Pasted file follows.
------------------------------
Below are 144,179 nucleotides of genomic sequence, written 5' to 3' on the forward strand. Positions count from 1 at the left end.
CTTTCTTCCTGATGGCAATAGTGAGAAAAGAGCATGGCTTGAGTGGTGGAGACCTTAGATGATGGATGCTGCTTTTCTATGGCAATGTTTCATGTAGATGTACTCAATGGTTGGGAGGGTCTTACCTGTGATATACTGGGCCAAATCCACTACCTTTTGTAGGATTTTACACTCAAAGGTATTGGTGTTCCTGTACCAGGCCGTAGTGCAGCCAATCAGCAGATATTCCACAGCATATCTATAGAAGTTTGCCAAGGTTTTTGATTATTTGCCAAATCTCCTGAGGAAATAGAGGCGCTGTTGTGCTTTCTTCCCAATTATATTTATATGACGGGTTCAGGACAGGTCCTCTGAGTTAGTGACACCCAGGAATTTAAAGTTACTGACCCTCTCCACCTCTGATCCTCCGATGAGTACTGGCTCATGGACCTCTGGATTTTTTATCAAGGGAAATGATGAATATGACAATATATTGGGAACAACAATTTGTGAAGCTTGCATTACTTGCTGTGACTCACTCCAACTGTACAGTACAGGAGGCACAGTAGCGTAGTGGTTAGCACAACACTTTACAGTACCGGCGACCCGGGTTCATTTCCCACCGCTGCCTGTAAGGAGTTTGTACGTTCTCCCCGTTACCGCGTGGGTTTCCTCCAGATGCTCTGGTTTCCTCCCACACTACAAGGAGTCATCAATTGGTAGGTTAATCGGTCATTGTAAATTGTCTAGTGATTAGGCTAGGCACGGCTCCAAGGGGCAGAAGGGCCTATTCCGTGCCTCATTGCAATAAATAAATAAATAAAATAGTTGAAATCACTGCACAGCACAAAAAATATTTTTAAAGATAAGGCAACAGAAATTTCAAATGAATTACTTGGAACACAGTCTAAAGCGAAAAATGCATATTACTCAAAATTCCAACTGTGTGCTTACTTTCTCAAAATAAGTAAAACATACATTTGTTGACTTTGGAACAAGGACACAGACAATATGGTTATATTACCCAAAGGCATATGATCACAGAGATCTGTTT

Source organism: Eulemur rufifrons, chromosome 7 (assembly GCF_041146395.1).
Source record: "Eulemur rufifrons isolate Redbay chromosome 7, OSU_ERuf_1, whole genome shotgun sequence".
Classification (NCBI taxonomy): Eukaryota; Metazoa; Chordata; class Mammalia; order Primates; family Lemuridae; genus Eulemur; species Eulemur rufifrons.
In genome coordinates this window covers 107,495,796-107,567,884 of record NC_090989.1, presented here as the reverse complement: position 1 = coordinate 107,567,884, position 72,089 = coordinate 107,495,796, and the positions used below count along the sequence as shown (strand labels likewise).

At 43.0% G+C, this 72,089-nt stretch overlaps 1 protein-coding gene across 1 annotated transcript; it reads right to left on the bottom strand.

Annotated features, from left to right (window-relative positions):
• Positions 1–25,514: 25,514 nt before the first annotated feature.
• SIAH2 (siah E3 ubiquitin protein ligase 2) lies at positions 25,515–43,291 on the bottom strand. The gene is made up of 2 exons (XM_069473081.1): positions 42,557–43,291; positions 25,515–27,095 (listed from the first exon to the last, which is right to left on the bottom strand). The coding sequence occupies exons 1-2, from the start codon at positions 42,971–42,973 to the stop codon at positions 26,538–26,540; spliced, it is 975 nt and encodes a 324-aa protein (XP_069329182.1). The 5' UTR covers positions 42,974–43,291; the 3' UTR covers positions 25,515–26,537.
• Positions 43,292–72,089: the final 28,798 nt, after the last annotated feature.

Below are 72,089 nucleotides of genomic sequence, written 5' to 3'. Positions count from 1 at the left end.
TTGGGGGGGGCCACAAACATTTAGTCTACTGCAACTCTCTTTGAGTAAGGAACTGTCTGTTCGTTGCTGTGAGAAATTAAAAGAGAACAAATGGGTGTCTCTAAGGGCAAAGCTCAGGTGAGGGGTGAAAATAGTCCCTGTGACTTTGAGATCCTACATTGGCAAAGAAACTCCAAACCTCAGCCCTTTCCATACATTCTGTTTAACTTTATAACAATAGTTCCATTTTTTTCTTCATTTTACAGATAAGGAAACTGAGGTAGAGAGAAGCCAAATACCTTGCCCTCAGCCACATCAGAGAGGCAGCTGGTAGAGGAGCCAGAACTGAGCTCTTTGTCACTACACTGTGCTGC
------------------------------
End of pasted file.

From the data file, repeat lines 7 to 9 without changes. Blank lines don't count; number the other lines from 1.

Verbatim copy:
At 43.0% G+C, this 72,089-nt stretch overlaps 1 protein-coding gene across 1 annotated transcript; it reads right to left on the bottom strand.

Annotated features, from left to right (window-relative positions):
• Positions 1–25,514: 25,514 nt before the first annotated feature.